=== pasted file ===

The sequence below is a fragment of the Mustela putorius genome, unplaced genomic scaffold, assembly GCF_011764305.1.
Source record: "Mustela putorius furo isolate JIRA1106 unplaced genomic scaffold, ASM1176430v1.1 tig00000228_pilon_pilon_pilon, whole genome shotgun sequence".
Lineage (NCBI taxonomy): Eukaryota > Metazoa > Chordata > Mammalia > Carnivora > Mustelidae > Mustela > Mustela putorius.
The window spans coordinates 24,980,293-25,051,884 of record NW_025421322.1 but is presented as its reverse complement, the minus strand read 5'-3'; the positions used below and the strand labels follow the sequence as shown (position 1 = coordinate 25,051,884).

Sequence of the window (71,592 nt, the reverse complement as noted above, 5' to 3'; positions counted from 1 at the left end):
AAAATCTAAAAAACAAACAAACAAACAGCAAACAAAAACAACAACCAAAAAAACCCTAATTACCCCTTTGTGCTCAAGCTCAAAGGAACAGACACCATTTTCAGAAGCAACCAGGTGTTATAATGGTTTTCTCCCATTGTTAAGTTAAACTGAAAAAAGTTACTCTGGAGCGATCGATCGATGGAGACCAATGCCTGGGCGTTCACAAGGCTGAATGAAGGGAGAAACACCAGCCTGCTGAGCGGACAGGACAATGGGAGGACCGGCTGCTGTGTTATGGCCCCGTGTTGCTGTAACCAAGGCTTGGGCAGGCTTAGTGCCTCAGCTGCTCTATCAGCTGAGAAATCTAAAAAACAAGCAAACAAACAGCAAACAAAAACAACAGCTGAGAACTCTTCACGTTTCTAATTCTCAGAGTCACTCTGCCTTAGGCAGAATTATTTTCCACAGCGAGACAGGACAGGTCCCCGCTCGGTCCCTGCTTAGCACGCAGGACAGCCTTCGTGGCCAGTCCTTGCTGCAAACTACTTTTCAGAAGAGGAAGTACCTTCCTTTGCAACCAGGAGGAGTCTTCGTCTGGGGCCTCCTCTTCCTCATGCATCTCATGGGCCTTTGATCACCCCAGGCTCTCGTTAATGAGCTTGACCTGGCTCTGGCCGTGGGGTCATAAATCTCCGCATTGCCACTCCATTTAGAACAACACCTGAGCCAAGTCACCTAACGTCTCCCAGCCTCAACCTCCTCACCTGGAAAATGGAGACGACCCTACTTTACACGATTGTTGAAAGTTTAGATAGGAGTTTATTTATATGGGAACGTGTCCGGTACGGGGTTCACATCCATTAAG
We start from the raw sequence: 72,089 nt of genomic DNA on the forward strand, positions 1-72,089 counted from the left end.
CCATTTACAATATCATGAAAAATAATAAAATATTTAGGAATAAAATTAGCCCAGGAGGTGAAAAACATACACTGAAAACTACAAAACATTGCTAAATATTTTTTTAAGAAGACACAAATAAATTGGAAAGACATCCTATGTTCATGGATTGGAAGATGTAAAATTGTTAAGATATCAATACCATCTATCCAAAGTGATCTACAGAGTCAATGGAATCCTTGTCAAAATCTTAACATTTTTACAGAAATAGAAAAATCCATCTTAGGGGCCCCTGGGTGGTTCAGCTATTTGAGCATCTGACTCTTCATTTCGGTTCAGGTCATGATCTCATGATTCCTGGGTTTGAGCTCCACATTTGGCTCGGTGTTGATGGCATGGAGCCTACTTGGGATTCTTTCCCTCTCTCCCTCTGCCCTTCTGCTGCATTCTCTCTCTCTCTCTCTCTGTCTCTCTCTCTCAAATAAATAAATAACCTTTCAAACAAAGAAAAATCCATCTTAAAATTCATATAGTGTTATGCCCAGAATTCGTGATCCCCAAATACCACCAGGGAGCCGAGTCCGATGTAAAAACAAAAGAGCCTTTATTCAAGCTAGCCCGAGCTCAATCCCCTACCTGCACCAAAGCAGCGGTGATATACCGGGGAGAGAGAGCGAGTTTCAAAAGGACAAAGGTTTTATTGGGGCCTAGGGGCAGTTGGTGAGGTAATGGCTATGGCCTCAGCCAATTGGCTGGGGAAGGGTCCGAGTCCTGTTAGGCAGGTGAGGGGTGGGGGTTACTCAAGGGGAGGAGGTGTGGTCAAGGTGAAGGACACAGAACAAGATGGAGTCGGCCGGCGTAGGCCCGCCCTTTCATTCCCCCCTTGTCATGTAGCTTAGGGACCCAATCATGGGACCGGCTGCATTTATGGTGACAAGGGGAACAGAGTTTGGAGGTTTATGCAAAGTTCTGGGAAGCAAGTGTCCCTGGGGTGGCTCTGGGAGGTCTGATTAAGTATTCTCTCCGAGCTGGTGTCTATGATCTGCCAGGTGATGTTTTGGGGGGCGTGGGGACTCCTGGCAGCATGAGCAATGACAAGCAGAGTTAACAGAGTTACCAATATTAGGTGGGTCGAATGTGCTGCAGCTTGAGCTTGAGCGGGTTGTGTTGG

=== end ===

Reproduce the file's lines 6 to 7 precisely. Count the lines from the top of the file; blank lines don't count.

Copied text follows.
AAAATCTAAAAAACAAACAAACAAACAGCAAACAAAAACAACAACCAAAAAAACCCTAATTACCCCTTTGTGCTCAAGCTCAAAGGAACAGACACCATTTTCAGAAGCAACCAGGTGTTATAATGGTTTTCTCCCATTGTTAAGTTAAACTGAAAAAAGTTACTCTGGAGCGATCGATCGATGGAGACCAATGCCTGGGCGTTCACAAGGCTGAATGAAGGGAGAAACACCAGCCTGCTGAGCGGACAGGACAATGGGAGGACCGGCTGCTGTGTTATGGCCCCGTGTTGCTGTAACCAAGGCTTGGGCAGGCTTAGTGCCTCAGCTGCTCTATCAGCTGAGAAATCTAAAAAACAAGCAAACAAACAGCAAACAAAAACAACAGCTGAGAACTCTTCACGTTTCTAATTCTCAGAGTCACTCTGCCTTAGGCAGAATTATTTTCCACAGCGAGACAGGACAGGTCCCCGCTCGGTCCCTGCTTAGCACGCAGGACAGCCTTCGTGGCCAGTCCTTGCTGCAAACTACTTTTCAGAAGAGGAAGTACCTTCCTTTGCAACCAGGAGGAGTCTTCGTCTGGGGCCTCCTCTTCCTCATGCATCTCATGGGCCTTTGATCACCCCAGGCTCTCGTTAATGAGCTTGACCTGGCTCTGGCCGTGGGGTCATAAATCTCCGCATTGCCACTCCATTTAGAACAACACCTGAGCCAAGTCACCTAACGTCTCCCAGCCTCAACCTCCTCACCTGGAAAATGGAGACGACCCTACTTTACACGATTGTTGAAAGTTTAGATAGGAGTTTATTTATATGGGAACGTGTCCGGTACGGGGTTCACATCCATTAAG
We start from the raw sequence: 72,089 nt of genomic DNA on the forward strand, positions 1-72,089 counted from the left end.